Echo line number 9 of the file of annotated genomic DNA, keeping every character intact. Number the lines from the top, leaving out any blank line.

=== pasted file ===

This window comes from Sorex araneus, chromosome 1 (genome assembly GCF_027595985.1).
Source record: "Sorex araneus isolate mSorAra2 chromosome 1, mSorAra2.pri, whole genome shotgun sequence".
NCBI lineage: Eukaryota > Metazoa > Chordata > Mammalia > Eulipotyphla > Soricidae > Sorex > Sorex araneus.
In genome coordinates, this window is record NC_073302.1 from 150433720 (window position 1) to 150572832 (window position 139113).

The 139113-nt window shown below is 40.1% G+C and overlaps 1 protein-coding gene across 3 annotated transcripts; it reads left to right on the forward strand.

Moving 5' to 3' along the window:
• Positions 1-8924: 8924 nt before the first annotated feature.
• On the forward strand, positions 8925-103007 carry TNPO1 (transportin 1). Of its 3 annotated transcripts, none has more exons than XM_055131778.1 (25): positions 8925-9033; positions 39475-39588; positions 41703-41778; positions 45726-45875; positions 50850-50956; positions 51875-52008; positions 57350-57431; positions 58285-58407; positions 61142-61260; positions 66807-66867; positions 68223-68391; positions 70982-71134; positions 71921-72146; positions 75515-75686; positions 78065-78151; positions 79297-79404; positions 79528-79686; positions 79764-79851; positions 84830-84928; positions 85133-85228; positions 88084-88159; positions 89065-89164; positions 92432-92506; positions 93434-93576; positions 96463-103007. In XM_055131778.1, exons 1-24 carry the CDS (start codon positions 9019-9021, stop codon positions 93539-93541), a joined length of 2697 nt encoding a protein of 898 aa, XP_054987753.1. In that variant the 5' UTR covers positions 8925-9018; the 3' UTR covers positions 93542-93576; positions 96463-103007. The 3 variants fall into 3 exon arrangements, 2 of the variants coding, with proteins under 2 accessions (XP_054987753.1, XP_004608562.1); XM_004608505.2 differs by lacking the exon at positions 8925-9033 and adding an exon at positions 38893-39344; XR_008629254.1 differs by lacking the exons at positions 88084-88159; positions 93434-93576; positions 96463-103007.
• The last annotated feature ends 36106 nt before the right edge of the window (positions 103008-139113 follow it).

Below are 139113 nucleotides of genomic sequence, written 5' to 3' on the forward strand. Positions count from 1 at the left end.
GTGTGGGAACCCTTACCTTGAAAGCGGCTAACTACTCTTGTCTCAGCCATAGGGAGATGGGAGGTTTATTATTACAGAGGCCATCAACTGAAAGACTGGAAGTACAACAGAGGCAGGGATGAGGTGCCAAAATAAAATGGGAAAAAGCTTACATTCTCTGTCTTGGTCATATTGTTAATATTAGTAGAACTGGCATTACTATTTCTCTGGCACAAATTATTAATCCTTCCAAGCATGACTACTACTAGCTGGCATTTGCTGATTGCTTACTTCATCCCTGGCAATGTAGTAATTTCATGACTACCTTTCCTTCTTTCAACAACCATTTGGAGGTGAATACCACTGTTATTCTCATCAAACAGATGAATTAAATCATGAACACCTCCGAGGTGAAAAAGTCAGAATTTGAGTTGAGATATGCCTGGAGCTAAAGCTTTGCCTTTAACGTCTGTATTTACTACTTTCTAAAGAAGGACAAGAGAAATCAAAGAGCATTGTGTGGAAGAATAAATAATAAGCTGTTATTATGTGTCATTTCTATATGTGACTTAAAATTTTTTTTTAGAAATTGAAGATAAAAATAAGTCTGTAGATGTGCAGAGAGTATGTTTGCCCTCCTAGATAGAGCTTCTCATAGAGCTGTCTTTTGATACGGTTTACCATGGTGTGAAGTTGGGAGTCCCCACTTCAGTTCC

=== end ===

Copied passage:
• The last annotated feature ends 36106 nt before the right edge of the window (positions 103008-139113 follow it).